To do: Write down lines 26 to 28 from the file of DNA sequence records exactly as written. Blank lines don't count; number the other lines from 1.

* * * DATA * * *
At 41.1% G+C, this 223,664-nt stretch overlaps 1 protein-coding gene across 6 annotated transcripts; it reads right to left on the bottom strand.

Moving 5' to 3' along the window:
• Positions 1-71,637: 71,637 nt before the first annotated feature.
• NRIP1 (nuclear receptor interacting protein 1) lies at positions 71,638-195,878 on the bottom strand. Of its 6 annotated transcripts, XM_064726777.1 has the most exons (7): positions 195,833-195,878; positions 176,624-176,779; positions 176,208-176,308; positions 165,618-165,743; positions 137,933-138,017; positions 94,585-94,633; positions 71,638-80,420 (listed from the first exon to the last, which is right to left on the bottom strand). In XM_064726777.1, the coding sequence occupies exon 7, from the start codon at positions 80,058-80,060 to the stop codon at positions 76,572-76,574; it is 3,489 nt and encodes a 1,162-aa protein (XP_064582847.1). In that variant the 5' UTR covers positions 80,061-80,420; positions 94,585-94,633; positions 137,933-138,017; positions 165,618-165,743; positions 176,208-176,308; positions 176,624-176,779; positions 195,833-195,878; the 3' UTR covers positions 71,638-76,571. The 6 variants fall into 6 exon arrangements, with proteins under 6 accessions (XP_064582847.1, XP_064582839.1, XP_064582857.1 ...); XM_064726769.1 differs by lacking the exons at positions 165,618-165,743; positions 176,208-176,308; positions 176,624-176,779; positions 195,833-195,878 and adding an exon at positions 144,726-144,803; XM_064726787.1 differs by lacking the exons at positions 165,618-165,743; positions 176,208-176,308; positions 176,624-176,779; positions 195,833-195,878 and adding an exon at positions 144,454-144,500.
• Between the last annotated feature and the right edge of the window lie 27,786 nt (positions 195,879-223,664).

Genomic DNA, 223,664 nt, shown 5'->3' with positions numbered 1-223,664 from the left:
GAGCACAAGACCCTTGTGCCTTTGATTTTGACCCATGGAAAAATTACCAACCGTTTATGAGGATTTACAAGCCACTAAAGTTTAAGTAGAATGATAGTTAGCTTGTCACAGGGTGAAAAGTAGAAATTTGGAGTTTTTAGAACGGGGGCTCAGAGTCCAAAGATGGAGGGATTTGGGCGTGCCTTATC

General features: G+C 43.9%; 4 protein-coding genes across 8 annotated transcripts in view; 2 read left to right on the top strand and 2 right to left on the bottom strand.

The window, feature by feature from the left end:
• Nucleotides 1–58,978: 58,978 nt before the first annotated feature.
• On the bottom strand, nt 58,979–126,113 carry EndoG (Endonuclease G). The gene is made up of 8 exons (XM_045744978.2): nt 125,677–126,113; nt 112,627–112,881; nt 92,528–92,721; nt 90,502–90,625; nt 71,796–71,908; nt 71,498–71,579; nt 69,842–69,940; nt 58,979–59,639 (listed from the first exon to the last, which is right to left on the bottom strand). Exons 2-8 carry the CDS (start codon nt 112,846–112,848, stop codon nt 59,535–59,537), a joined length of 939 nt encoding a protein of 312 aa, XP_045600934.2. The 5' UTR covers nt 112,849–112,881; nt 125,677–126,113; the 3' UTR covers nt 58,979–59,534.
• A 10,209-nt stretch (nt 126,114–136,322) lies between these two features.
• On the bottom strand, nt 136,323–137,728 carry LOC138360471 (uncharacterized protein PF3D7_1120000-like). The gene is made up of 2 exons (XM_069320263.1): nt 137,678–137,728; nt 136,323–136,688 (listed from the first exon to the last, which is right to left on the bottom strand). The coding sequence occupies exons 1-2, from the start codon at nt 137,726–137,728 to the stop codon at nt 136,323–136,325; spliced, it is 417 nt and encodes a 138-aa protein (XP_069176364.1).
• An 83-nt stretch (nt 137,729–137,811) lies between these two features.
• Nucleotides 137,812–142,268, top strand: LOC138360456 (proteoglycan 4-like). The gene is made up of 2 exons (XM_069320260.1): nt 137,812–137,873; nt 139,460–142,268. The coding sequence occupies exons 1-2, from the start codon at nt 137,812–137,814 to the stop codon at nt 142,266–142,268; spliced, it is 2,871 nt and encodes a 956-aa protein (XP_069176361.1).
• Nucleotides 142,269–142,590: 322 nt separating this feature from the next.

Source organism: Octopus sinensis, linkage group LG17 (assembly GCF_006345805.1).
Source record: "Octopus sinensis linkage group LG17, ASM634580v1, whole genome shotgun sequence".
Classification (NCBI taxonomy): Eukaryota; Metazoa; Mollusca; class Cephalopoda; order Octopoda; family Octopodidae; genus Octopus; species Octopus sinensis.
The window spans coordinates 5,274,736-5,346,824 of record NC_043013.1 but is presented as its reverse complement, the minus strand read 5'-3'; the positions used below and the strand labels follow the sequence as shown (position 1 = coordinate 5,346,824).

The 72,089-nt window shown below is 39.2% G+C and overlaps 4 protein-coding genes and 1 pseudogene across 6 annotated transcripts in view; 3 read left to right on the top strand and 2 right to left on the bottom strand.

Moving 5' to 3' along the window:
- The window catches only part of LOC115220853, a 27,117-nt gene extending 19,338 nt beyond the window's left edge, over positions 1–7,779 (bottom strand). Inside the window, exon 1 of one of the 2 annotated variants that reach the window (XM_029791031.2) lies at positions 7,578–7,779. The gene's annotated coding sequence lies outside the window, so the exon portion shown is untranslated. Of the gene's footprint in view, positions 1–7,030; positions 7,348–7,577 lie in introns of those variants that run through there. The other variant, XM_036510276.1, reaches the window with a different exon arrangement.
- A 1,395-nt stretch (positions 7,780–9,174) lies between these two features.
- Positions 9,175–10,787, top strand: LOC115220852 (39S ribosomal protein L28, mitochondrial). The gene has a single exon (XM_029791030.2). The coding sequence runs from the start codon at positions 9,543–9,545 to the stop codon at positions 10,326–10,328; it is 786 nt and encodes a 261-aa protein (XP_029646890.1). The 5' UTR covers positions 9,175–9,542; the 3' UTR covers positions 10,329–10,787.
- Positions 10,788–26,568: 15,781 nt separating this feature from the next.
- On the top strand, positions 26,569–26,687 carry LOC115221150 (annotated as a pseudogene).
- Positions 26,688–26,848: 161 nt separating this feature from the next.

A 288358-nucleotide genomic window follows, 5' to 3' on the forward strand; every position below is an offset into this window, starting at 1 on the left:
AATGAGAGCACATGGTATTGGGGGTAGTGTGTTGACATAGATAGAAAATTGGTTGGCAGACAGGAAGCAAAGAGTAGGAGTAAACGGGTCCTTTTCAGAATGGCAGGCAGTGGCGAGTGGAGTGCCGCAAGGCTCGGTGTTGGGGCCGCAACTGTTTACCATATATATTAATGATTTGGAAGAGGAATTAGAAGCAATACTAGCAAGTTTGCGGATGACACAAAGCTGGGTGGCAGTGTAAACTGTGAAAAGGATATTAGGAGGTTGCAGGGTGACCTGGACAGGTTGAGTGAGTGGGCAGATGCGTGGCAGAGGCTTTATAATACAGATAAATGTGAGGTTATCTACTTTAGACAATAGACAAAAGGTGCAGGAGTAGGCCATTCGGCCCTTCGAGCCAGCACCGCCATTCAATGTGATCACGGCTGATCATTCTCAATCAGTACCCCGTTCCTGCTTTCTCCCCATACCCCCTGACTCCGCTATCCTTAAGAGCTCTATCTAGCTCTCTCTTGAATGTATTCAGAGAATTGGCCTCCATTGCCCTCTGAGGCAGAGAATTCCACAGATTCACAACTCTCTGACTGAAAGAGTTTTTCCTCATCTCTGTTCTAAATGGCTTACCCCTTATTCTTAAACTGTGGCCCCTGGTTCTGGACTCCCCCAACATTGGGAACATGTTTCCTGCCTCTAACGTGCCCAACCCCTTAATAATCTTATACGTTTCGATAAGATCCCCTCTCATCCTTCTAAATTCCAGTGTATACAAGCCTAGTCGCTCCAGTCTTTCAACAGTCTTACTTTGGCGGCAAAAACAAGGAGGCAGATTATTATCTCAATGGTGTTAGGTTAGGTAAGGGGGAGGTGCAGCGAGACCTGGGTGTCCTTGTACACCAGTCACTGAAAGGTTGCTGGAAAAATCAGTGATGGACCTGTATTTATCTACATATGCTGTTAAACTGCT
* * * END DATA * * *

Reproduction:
- Positions 10,788–26,568: 15,781 nt separating this feature from the next.
- On the top strand, positions 26,569–26,687 carry LOC115221150 (annotated as a pseudogene).
- Positions 26,688–26,848: 161 nt separating this feature from the next.